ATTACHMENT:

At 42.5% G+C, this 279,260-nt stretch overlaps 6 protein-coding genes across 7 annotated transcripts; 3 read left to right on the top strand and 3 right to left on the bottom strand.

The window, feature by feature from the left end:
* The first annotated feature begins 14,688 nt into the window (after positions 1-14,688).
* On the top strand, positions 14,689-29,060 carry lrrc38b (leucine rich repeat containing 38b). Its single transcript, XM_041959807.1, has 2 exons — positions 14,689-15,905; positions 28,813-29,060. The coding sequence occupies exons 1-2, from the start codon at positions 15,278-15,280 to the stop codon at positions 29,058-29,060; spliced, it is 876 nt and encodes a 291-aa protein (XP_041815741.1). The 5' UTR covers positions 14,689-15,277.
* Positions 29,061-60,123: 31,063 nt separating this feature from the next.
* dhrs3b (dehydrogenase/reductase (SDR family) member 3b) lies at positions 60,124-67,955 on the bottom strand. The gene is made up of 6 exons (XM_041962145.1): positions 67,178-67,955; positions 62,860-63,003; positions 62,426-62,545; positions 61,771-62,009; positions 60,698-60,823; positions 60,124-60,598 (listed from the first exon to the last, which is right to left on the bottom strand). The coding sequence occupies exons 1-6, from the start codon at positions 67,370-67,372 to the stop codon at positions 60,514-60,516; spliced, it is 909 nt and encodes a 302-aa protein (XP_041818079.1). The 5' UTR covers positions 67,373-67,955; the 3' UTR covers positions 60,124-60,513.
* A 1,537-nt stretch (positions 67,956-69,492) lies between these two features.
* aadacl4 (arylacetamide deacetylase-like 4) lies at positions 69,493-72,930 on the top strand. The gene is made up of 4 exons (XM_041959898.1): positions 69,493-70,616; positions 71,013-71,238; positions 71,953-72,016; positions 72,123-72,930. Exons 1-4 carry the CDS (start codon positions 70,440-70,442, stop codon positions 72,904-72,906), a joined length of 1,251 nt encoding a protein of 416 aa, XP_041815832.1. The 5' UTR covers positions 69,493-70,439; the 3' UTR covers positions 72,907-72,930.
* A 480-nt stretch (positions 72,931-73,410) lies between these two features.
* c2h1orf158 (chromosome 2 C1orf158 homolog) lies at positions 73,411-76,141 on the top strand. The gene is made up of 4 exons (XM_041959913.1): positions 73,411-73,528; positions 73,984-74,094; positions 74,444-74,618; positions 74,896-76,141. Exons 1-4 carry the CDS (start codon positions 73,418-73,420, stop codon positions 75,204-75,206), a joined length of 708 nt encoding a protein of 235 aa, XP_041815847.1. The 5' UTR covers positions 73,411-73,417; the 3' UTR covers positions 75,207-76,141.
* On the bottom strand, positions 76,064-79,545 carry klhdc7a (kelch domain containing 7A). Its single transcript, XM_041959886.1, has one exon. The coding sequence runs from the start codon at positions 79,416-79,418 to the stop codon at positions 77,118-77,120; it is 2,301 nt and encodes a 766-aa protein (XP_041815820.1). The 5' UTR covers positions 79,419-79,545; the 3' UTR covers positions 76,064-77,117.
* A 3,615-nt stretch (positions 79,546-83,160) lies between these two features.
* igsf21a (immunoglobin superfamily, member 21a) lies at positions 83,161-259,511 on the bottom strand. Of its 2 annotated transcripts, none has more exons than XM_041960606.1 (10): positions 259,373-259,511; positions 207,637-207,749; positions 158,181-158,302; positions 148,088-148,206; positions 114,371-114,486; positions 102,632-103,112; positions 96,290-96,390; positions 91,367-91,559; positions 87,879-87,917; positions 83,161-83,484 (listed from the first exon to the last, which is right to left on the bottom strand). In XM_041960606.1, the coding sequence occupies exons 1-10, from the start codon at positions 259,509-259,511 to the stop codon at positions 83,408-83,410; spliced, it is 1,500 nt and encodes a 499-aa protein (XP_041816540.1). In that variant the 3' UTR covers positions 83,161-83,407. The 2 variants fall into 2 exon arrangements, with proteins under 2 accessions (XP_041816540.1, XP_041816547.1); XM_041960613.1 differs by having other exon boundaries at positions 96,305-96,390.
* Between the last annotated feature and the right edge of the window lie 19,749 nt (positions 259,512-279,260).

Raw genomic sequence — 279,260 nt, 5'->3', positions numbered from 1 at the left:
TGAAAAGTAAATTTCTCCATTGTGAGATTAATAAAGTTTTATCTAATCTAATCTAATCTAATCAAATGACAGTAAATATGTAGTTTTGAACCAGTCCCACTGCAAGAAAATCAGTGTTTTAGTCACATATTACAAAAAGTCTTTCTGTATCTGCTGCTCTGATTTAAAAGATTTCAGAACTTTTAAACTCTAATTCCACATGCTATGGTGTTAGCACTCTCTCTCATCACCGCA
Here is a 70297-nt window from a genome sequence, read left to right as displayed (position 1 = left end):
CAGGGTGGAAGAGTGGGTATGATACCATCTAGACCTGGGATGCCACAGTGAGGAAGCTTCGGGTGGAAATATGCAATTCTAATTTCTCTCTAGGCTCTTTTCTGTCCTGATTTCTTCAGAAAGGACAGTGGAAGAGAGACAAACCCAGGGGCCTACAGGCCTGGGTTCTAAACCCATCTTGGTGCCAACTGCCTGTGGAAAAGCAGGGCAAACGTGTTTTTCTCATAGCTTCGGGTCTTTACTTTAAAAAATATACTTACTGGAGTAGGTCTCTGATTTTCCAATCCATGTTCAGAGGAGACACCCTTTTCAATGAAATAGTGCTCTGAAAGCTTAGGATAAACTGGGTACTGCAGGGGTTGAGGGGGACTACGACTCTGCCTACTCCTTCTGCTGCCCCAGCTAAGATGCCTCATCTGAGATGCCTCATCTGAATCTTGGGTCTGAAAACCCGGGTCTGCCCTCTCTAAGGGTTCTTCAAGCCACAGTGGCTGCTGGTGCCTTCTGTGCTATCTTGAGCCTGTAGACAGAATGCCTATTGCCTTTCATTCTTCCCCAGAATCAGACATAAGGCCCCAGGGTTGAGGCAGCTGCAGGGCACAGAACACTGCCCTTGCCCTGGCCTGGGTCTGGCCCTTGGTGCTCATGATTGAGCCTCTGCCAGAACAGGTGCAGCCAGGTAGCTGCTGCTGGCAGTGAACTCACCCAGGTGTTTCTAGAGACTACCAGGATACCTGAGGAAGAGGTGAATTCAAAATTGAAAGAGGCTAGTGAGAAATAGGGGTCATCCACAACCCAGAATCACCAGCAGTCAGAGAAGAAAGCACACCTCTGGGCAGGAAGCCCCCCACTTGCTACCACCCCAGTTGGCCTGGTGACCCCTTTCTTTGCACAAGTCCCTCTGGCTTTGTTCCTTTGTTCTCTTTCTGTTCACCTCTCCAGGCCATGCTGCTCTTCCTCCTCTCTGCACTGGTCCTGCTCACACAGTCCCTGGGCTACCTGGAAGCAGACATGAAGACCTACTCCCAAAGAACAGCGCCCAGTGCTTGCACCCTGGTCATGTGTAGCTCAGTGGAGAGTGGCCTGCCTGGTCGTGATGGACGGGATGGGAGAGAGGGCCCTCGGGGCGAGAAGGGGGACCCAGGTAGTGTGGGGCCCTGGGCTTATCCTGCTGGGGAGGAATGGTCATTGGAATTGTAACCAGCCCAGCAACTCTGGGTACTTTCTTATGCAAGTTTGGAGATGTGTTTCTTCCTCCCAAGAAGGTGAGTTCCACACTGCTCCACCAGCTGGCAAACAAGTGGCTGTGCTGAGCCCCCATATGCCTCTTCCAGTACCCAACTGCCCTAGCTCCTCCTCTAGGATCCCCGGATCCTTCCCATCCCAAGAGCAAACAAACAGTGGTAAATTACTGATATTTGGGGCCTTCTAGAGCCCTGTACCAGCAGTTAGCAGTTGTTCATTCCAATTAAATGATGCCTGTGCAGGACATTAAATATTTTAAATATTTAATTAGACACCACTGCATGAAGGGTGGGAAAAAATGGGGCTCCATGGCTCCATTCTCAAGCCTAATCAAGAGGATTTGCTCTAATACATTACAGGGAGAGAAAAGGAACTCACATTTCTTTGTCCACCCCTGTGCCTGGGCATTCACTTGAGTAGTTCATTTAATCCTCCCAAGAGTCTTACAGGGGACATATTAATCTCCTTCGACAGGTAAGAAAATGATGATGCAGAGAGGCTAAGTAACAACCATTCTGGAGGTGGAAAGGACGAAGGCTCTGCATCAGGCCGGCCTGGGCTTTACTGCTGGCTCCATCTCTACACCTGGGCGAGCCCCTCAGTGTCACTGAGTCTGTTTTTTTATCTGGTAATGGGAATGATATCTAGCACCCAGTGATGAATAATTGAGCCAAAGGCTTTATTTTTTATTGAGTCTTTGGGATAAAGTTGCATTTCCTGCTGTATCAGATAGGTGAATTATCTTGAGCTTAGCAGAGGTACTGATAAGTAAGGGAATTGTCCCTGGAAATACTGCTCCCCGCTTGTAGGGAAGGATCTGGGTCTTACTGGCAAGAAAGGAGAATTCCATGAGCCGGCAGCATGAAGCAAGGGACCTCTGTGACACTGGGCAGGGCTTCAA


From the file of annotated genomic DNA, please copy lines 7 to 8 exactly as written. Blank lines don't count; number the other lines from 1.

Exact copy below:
* A 1,537-nt stretch (positions 67,956-69,492) lies between these two features.
* aadacl4 (arylacetamide deacetylase-like 4) lies at positions 69,493-72,930 on the top strand. The gene is made up of 4 exons (XM_041959898.1): positions 69,493-70,616; positions 71,013-71,238; positions 71,953-72,016; positions 72,123-72,930. Exons 1-4 carry the CDS (start codon positions 70,440-70,442, stop codon positions 72,904-72,906), a joined length of 1,251 nt encoding a protein of 416 aa, XP_041815832.1. The 5' UTR covers positions 69,493-70,439; the 3' UTR covers positions 72,907-72,930.